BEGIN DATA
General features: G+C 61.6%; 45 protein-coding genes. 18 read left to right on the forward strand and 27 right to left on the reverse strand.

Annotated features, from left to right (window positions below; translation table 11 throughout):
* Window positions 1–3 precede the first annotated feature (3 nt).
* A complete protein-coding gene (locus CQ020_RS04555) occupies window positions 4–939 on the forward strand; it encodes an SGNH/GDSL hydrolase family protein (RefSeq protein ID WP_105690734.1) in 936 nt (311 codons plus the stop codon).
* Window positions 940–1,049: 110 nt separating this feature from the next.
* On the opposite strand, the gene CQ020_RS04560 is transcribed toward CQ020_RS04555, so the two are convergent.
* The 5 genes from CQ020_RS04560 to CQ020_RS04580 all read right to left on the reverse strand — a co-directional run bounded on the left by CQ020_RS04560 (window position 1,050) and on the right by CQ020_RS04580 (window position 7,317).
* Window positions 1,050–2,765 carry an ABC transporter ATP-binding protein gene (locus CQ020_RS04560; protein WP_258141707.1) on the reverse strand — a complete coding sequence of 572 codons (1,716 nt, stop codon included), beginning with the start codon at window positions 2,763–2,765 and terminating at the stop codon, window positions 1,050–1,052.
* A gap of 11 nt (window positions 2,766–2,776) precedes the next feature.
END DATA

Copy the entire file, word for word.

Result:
General features: G+C 61.6%; 45 protein-coding genes. 18 read left to right on the forward strand and 27 right to left on the reverse strand.

Annotated features, from left to right (window positions below; translation table 11 throughout):
* Window positions 1–3 precede the first annotated feature (3 nt).
* A complete protein-coding gene (locus CQ020_RS04555) occupies window positions 4–939 on the forward strand; it encodes an SGNH/GDSL hydrolase family protein (RefSeq protein ID WP_105690734.1) in 936 nt (311 codons plus the stop codon).
* Window positions 940–1,049: 110 nt separating this feature from the next.
* On the opposite strand, the gene CQ020_RS04560 is transcribed toward CQ020_RS04555, so the two are convergent.
* The 5 genes from CQ020_RS04560 to CQ020_RS04580 all read right to left on the reverse strand — a co-directional run bounded on the left by CQ020_RS04560 (window position 1,050) and on the right by CQ020_RS04580 (window position 7,317).
* Window positions 1,050–2,765 carry an ABC transporter ATP-binding protein gene (locus CQ020_RS04560; protein WP_258141707.1) on the reverse strand — a complete coding sequence of 572 codons (1,716 nt, stop codon included), beginning with the start codon at window positions 2,763–2,765 and terminating at the stop codon, window positions 1,050–1,052.
* A gap of 11 nt (window positions 2,766–2,776) precedes the next feature.